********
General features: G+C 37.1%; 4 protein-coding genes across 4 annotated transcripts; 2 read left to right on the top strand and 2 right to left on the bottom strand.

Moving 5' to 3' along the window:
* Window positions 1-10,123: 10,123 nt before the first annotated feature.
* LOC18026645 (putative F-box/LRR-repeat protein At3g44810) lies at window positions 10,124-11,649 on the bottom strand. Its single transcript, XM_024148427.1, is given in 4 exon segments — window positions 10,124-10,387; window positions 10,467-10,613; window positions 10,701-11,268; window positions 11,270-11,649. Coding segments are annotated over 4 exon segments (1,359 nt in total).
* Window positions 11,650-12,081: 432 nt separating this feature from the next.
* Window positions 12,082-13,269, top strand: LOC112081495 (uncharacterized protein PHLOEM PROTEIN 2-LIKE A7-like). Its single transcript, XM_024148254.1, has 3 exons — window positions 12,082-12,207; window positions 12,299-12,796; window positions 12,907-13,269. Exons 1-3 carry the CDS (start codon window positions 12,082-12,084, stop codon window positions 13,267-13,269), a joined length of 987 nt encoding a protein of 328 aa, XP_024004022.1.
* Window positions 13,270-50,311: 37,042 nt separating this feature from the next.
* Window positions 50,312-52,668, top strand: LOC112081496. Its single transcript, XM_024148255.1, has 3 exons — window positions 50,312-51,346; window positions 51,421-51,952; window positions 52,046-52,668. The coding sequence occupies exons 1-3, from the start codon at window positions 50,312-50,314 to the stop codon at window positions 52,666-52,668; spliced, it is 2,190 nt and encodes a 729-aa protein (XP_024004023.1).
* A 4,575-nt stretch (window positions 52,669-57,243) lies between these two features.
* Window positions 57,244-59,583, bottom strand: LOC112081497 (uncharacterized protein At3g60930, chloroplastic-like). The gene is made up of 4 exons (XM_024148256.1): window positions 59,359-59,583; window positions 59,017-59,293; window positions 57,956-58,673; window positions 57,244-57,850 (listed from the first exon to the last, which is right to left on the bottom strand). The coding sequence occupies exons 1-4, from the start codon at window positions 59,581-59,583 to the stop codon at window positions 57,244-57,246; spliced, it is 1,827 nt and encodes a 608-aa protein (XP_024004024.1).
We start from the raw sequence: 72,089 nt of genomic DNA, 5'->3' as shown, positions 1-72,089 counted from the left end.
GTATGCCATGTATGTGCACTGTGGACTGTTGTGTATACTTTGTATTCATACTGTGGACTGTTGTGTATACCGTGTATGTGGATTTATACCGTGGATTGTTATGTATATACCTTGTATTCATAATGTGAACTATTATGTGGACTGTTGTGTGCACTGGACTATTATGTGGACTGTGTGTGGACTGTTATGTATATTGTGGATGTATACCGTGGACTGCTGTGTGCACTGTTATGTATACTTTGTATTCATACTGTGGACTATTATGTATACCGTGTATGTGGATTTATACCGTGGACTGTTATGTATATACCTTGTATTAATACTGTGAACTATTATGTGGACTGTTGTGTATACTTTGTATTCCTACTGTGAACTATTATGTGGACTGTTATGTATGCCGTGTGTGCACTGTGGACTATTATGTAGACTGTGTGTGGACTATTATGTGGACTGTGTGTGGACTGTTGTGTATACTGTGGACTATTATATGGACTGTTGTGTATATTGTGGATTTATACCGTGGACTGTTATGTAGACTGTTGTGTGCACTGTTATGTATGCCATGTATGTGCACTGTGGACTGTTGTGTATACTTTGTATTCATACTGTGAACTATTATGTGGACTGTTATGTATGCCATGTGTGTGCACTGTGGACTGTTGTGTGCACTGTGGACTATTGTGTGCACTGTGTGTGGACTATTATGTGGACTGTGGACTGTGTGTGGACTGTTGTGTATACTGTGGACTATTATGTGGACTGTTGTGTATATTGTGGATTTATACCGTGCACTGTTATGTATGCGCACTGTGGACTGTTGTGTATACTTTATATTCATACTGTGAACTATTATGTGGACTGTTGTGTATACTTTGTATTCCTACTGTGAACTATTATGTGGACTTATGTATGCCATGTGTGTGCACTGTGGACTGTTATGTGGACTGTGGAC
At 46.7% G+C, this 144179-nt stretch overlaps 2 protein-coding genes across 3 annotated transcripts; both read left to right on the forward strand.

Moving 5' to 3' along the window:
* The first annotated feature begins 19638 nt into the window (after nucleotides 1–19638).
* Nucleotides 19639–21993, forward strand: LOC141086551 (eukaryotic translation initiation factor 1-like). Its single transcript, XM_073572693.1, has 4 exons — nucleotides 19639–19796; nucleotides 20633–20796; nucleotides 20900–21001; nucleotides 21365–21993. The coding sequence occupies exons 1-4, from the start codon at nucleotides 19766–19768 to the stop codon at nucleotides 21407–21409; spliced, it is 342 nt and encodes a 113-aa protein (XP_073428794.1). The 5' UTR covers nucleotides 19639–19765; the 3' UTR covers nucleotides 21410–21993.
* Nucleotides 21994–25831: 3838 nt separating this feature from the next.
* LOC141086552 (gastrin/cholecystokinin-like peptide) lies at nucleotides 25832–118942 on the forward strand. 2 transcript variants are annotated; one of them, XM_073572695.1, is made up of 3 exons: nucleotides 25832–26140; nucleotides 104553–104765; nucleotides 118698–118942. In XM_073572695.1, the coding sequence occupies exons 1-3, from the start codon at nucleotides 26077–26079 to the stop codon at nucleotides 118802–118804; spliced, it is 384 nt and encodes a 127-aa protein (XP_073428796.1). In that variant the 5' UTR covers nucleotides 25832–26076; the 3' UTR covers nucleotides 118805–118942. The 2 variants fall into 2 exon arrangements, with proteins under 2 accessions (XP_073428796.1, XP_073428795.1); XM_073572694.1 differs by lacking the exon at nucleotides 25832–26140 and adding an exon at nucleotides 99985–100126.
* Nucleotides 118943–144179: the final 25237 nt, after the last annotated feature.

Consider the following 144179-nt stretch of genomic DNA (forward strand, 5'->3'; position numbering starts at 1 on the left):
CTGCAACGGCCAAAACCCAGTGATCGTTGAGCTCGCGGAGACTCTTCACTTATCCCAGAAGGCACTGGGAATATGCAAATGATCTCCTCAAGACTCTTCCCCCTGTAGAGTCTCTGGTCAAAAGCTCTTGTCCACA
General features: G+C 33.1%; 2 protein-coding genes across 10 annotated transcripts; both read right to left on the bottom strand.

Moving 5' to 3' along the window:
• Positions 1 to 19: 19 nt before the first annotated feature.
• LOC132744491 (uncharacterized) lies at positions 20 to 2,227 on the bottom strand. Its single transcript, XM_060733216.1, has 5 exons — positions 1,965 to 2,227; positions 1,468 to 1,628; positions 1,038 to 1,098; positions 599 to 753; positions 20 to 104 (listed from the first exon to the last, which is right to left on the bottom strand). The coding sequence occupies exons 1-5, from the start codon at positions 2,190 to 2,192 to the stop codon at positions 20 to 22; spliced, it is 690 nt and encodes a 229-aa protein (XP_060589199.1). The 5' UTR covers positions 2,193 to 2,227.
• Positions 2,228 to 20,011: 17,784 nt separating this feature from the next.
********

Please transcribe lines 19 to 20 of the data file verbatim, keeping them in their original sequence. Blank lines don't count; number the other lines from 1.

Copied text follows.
* Nucleotides 118943–144179: the final 25237 nt, after the last annotated feature.

Consider the following 144179-nt stretch of genomic DNA (forward strand, 5'->3'; position numbering starts at 1 on the left):